Route 66 Road Trip Leg across Defiance

black and white map from 1940 of Gallup, Defiance and Lupton with US66

Gallup, Defiance, Lupton map from 1940 adapted from this Source. Click to enlarge

We will drive west along Route 66 from Gallup's western edge. The image shows a map from 1940 with the main landmarks at that time (click on it to enlarge), it will serve as a guide as we follow Route 66 westwards.

Twin Buttes Trading Post ❌

On old Route 66, about 4 mi. West of Gallup

This was a genuine Navajo Trading Post (they named it "Tsé Ndeeshgizh" or "Gapped Rock"). The post was established in the early 1930s on the original Route 66 alignment by Walter and Margaret Florence. It had six tourist cabins. In the late 1940s, they moved to a new spot on US 66 after it was realigned. After Florences death, Walter gave up and sold it in the late 1950s. They both appear in the 1940 census aged 51 and 46 respectively with their "Adopted Son", a Navajo, Saming Florence, age 7 on "Highway 66."

The address is given as c. 4 mi W of Central Gallp on "old Route 66" (1), and based on this 1952 aerial photograph and the distance from Gallup, the trading post was located behind the Gallup Red Roof Inn parking area (map). These aerial photographs show what may be the original dirt surfaced highway that carried Route 66, it runs close to the railroad and west of Mentmore, skirts the rocky foothill of the mesa that the later alignment cut through. We mark this presumed roadbed with an orange line in our custom map.

Their original store burned in 1942 and they also had 6 tourist cabins. They built a simple woodframe store which they hauled to the new Route 66 alignment.

Below we will also describe the "villages" (almost ghost towns) that lie between Gallup and Defiance close to US66:


A ghost town

Allison (Location map) is 2.8 miles west and north of Gallup; see this map from Gallup to Allison (with directions).

It was, as most of these small villages to the north and west of Gallup, a coal mining town. Nowadays it has about 500 residents living in scattered trailer houses and the remains of company houses dating back to the 1920s.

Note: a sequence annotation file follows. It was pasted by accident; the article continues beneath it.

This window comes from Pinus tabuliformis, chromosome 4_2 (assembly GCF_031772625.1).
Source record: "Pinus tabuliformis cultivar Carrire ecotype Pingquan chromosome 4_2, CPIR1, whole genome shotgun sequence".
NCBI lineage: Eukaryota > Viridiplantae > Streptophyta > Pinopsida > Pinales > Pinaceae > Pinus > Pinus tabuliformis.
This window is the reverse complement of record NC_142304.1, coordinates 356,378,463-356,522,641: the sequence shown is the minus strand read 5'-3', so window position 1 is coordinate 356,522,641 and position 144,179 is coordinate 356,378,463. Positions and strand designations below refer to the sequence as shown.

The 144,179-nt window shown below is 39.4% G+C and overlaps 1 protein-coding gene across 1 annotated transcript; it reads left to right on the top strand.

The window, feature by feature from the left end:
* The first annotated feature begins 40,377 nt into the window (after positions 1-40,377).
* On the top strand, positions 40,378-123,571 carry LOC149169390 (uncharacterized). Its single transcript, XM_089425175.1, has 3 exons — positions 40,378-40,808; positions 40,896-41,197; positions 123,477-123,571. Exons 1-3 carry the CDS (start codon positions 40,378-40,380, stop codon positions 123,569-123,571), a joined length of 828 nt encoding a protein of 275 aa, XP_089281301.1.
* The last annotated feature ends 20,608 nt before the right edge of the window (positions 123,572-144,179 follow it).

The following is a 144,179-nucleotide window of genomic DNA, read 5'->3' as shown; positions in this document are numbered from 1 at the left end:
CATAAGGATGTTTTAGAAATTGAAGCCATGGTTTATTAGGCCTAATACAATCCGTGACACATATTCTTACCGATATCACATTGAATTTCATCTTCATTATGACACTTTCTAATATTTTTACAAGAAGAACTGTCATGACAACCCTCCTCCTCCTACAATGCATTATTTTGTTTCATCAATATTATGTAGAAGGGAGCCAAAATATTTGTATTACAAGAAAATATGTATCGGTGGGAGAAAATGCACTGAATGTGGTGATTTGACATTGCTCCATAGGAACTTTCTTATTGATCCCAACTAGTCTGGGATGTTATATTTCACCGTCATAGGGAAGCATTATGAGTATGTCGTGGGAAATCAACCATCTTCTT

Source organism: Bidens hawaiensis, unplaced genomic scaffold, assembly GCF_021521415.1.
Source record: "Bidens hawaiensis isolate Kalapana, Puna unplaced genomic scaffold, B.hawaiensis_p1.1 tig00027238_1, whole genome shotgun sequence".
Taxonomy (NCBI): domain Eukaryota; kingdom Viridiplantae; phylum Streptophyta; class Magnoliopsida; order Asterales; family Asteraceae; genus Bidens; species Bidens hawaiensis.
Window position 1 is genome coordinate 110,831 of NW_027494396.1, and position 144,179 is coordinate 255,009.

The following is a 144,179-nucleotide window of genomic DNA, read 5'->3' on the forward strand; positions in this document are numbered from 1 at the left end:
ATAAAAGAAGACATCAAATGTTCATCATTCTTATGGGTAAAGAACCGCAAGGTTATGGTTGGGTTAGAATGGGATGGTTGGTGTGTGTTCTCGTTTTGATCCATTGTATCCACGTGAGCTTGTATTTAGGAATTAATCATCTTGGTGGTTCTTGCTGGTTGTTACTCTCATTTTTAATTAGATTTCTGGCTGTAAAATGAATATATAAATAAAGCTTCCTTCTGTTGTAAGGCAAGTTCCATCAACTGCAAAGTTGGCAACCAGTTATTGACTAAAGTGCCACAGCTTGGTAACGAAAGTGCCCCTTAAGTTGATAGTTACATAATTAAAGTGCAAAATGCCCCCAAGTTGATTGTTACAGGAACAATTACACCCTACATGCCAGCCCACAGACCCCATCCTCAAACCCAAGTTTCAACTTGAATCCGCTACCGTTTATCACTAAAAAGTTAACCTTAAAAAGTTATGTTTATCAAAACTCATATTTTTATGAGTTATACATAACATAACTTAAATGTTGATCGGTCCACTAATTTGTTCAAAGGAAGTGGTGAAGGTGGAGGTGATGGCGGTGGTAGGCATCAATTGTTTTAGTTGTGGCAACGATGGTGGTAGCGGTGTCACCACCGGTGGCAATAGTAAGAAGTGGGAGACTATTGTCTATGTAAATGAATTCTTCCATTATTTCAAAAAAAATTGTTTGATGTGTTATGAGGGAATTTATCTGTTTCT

It was named after Fletcher J. Allison, who bought the mining stake in 1897 and sold it in 1917 to the Diamond Coal Co. who owned the town. It provided the housing and services for its workers. It wasn't located on Route 66 but half-a-mile north of it, at the height of Gallup's airport.

Allison to Twin Buttes

The AT & SF railway had a depot here between Allison and Twin Buttes, named West Yard 4.3 miles west of Gallup station. It served as a coal shipping point from the mines.

Further west, after crossing I-40 which here takes a wide "S" and passes to the south side of US 66 you will reach Twin Buttes:

Twin Buttes

Twin Buttes is 5.3 miles west of Gallup; see this map from Gallup to Twin Buttes.

In his 1946 Guide Book to Route 66, DeVere Rittenhouse mentions the "Twin Butte Nazarene Navajo Mission" and a "Gas station nearby" 6 miles west of Gallup.

Car atop a tower

red car junked, on a platform atop a tower seen from the highway below

Car on top of a Tower, Definace US66 NM. Click for St. view

There is an old car (it looks like a 1960 Ford Anglia) on a platform on the top of a tower roughly 4 stories high, on the right side of the highway as an eye catcher for the local junkyard.

Nazarene Mission

To see the changes in the area, see this aerial photo from 1952 that shows the church and mission and the gas station (?) just west of Crest View Rd. not many buildings in the area.
The Nazarene Church is on the north (right) side of the highway, pictured below:

Nazarene Church, Twin Buttes on the old alignment of Route 66

Twin Buttes Nazarene Navajo Mission, church with gable roof, pale beige woodframe building cross painted by the gabled entrance portico
Looking North at the Nazarene Church in Twin Buttes, New Mexico, Route 66. Click image for Street View

The Twin Buttes landform

Looking south you will see the "buttes" that gave the place its name. Rittenhouse wrote that "'Butte' is pronounced like the first syllable in 'beautiful' and Webster defines it as 'a conspicuous hill or natural turret'."

Beyond I-40 is a lumpy hill, which formerly had two summits and was therefore named "Twin Buttes". It is a volcanic neck, one of many in the Navajo Volcanic Field. During the construction of I-40 basalt was mined from this hill for road aggregate, as rock extraction continues, the hill is gradually being consumed and is a shadow of its former self.